Wildlife-friendly work honored

When Newmont Mining Corp. set out to reclaim its Bootstrap Mine property northwest of Carlin, its plans paid close attention to the needs of wildlife.

That company's work has attracted wildlife ranging from pronghorn antelope and mule deer to chukar and birds of prey.

And it attracted the attention of federal and state regulators who recognized the work with the annual Nevada Excellence in Mine Reclamation Award.

The mine has been inactive since 2005, and Newmont has reclaimed about 850 acres of the 1,000 acres disturbed by the open-pit operation.

Roger MacGregor, a reclamation permit manager with Newmont, said bulldozer operators on the reclamation job sought to mimic the undisturbed ground nearby.

That meant they didn't bulldoze the ground into contoured levels, but instead shaped waste rock into natural-looking features.

"These features included placement of surface moguls, blending into natural slopes, placement of rock piles for raptor habitat and rock chutes for chukar habitat," MacGregor said last week.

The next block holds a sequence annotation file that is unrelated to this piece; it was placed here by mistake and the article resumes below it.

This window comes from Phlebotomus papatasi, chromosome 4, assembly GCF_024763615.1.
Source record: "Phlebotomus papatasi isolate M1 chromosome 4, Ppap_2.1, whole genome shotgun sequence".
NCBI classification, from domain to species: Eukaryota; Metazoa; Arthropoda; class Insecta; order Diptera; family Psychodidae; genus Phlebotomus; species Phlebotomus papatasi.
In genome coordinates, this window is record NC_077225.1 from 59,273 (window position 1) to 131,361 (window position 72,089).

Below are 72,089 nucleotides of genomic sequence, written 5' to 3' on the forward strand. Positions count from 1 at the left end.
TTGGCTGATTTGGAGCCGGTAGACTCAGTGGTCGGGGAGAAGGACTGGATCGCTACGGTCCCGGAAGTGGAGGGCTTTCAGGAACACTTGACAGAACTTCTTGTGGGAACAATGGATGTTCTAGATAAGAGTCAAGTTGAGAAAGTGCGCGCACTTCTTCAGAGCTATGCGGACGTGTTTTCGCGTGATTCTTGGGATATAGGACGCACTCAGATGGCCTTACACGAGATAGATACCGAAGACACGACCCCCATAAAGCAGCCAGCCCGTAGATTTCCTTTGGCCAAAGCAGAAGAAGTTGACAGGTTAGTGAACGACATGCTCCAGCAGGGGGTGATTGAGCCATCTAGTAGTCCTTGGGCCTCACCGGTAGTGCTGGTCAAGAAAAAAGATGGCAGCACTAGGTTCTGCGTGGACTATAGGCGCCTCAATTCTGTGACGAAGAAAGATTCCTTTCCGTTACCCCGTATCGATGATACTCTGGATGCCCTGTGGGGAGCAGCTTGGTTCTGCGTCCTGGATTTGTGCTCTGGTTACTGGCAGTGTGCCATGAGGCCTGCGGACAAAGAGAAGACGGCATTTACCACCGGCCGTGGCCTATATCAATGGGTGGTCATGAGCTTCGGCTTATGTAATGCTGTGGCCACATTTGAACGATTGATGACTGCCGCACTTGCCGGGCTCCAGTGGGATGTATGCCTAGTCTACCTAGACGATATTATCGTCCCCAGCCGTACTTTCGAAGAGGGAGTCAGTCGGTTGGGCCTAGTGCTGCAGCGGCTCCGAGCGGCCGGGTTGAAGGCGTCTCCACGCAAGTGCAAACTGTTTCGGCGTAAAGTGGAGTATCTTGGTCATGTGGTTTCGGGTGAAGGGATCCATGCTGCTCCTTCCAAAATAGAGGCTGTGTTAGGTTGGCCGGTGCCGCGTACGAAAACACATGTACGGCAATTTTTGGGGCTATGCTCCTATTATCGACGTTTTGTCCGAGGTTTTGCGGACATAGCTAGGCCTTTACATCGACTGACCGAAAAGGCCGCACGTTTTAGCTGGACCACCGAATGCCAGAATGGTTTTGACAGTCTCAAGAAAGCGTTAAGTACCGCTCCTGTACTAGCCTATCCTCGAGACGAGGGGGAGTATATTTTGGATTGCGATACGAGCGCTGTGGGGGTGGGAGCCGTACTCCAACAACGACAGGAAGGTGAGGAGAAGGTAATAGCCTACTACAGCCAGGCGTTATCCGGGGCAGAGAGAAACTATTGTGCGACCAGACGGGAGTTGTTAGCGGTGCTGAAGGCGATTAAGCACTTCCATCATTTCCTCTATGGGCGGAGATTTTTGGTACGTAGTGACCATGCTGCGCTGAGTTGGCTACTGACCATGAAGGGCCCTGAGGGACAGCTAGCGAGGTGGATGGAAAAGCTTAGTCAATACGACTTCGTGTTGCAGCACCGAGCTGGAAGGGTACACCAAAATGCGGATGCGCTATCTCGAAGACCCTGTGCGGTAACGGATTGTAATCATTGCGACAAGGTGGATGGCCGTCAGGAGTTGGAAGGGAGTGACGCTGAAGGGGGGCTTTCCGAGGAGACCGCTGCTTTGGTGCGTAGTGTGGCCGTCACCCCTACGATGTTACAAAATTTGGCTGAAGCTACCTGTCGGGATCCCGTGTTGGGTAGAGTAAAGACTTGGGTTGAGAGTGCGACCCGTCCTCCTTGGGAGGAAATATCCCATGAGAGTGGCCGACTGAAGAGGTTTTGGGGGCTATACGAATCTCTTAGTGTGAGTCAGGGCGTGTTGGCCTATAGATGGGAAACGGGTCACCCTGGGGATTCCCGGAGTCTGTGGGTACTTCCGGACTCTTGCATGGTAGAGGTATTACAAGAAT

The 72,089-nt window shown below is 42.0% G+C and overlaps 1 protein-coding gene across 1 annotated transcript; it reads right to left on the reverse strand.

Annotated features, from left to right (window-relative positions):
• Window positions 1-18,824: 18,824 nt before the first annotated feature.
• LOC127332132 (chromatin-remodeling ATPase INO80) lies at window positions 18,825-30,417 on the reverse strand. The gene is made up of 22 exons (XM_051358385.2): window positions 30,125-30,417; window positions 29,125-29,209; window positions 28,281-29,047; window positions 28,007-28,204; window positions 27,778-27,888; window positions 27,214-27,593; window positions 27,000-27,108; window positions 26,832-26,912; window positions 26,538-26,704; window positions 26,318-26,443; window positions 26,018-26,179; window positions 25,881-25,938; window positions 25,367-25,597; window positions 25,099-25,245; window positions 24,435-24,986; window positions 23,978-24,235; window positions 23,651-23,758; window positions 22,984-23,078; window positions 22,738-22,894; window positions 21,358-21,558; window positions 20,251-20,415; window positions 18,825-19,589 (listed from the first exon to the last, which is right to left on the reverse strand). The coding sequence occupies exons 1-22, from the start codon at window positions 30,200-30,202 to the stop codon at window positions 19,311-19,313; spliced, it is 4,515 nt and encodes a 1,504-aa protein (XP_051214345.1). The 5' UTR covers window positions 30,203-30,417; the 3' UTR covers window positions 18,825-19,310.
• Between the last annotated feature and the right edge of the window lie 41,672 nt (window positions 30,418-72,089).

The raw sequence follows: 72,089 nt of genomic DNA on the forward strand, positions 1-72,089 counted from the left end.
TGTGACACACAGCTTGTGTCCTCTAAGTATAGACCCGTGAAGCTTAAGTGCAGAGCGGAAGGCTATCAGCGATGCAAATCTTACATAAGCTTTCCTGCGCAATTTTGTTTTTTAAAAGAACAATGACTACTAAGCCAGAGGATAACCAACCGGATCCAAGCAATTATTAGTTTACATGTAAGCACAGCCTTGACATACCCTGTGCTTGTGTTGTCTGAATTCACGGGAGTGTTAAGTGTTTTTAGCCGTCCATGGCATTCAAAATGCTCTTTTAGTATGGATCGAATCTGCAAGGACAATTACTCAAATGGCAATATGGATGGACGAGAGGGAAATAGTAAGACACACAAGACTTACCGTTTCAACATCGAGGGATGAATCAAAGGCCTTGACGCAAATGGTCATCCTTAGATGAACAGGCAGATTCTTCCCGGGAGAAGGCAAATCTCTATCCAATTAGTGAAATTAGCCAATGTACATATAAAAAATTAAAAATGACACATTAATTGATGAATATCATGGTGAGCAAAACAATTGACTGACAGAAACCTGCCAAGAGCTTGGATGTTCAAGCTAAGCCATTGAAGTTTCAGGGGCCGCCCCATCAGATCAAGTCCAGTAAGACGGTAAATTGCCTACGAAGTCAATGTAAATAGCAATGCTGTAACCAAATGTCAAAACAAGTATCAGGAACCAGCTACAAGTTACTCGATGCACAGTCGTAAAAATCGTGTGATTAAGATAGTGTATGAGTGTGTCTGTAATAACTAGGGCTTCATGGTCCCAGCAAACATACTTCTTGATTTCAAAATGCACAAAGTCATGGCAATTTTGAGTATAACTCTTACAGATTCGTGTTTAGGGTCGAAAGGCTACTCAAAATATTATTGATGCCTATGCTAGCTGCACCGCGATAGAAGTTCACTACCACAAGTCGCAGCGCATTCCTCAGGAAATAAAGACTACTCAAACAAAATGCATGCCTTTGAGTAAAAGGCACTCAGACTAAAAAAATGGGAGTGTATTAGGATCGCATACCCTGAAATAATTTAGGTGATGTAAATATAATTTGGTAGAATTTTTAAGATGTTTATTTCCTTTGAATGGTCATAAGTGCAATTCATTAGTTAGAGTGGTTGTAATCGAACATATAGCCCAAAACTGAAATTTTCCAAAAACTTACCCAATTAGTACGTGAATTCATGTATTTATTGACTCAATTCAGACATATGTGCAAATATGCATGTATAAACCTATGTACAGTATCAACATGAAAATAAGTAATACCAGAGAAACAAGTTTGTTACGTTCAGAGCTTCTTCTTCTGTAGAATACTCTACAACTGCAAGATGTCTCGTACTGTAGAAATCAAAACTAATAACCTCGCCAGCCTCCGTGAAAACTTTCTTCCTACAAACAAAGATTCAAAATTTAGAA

The company also installed a small-game water guzzler on the property to provide water for chukar. The Nevada Department of Wildlife will maintain the guzzler once the mine is closed.

Newmont experimented with seed mixes, mulches and fertilizers at test plots at the site and planted the material that showed the most promise.

A test of the work's success came a few months after reclamation began.

"Wildlife was witnessed on the reclaimed dump only one year after reclamation commenced," MacGregor said.

The mine, which began operation in 1996, includes four interconnected open pits and four waste rock facilities. Although it's inactive, the mine isn't fully closed as Newmont continues with exploration nearby.

The annual award for mine reclamation is sponsored by three state agencies the division of minerals, division of environment protection and department of wildlife along with the U.S. Bureau of Land Management and the U.S. Forest Service.


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